Estate Sales & Probates: Tips for a Tough Situation

Two adults sitting across from each other at a table, discussing something important.

Dealing with the death of a loved one is never easy, and it becomes even trickier when you’re tasked with handling their estate.

Oftentimes, the estate sale process is so much more than just selling their property. When someone dies unexpectedly, and especially if there’s no official will to go off of, it usually falls to their next of kin to handle their belongings and their estate. We understand that this process can be challenging, to say the least. That’s where we come in.

Our team is made up of longtime Wayne and Oakland County REALTORS® with specific experience handling estate and probate sales. Allow us to help you navigate this difficult transaction, and make the entire process a little bit easier.

How to Handle an Estate Sale

The first step to handling an estate sale is to contact a real estate agent with experience handling these kinds of transactions. Their experience will both lessen your workload and take a significant amount of stress off your plate.

Afterwards, you’ll need to get the belongings and affairs of your loved one in order. If they owned property, go through it with a group of friends or family members to help. Collect their personal belongings and sort them out appropriately.

If there is a will to go off of, use that to divvy up those items and give them to the right people. If there is no will, talk with your family and the people who knew your loved one to discuss next steps.

Tips for a Probate Sale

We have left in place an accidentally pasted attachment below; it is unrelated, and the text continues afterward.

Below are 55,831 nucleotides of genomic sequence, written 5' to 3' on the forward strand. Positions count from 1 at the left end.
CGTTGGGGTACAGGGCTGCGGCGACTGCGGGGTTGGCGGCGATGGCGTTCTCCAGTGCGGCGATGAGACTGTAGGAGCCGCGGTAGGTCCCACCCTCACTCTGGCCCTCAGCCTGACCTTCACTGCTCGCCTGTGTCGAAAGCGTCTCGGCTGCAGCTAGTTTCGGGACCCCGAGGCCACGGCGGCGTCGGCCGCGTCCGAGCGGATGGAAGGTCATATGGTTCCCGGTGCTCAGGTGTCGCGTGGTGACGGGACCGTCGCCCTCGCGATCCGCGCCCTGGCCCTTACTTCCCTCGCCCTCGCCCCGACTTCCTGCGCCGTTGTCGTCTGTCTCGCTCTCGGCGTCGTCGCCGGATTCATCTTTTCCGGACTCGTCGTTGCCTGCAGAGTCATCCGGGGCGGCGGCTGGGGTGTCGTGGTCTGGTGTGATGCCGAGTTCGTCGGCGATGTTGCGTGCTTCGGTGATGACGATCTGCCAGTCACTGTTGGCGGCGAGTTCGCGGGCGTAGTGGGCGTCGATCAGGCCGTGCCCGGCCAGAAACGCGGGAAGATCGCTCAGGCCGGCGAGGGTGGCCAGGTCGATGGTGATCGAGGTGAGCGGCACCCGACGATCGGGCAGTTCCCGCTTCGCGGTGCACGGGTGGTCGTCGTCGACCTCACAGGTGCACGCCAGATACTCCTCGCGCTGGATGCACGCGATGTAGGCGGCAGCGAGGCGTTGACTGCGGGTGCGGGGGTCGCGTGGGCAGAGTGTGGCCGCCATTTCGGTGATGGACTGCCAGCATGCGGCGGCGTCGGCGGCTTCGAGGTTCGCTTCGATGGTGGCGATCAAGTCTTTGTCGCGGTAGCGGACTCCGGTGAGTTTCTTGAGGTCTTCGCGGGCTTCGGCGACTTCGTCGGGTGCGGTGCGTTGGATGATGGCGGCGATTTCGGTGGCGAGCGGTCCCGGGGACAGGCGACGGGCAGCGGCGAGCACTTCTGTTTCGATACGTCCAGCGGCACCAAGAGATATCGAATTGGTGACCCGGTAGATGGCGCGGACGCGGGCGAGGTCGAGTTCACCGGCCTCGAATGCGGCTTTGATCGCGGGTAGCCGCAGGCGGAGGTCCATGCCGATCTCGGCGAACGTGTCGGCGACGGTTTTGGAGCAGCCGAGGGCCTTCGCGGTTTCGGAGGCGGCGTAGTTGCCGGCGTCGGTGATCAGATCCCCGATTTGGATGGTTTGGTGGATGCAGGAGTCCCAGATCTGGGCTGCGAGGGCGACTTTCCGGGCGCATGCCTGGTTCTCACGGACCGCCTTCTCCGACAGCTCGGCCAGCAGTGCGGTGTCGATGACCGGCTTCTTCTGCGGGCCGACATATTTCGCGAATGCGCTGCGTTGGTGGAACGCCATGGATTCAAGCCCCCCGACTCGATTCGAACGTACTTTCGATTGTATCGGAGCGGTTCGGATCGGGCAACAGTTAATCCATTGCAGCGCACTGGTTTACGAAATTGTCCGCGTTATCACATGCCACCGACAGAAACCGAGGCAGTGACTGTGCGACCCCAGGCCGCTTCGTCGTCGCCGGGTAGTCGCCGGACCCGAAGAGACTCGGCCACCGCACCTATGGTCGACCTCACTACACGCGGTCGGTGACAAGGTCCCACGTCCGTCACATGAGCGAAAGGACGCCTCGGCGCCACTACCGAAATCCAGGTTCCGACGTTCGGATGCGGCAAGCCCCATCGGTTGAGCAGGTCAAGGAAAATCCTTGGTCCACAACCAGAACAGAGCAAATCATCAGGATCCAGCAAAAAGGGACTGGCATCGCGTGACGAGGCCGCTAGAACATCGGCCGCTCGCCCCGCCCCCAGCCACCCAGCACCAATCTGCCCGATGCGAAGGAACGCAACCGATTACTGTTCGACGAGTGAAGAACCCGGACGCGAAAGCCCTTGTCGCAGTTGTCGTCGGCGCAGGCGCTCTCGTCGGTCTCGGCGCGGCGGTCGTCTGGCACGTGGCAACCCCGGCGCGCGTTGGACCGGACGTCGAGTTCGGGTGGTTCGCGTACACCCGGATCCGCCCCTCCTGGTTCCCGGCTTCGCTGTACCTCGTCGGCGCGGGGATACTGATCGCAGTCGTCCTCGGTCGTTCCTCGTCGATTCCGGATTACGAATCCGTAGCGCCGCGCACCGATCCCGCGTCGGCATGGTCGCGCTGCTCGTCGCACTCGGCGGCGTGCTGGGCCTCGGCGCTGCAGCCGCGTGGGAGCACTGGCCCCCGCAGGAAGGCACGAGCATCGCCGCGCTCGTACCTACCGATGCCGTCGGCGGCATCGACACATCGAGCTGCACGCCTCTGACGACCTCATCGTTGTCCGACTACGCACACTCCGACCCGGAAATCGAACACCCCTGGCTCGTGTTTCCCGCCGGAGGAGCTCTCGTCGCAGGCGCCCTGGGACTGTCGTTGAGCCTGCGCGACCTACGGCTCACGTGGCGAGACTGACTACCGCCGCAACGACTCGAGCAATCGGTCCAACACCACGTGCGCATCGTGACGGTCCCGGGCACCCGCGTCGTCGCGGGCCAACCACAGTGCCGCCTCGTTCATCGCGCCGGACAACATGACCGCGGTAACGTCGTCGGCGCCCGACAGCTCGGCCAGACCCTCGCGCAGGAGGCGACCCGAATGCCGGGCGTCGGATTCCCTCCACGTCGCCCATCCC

A serious young woman writing something on her laptop.

If your loved one owned property, but didn’t leave it to anyone specifically in a will, then you’ll want to perform a probate sale. A probate sale involves settling a deceased person’s debts and transferring their belongings and assets to heirs and beneficiaries.

These are complicated transactions that require many different steps, but we’ve broken it down for you:

Step 1: Give Notice to Heirs

It all begins with the executor. The deceased person’s will should name an executor to handle the estate and any assets they owned. If no executor is named, an adult child or relative of the deceased may ask the courts to name one.

Once the executor is named, they will give notice of the probate to all heirs and beneficiaries.

Step 2: Set Up a Court Appointment

Next, the executor must give notice to all known creditors of the estate. This way, if a creditor wants or needs to make a claim on the estate they have the time to do so.

During this step, the court will take an account of the estate’s assets.

Step 3: Pay All Estate & Funeral Expenses

The estate must pay off all of the deceased’s debts and expenses. This includes funeral expenses.

Step 4: Transfer the Property’s Legal Title

After the proper waiting period has passed, all claims and bills are paid, and everyone of interest has been properly notified, the executor asks the court for authority to transfer any remaining assets based on the deceased’s will.

We’re Here for You

If you require any additional assistance in handling your loved one’s estate, or simply need a real estate professional to discuss your next steps with, please don’t hesitate to give us a call!

Our team possesses years of experience handling these kinds of real estate transactions. We have the resources and expertise necessary to execute a successful estate sale or probate in a timely, efficient, and stress-free manor.

Visit the link below for more information on estate sales and probate court: https://www.kelly-knight.com/estate-sales-probates-guide

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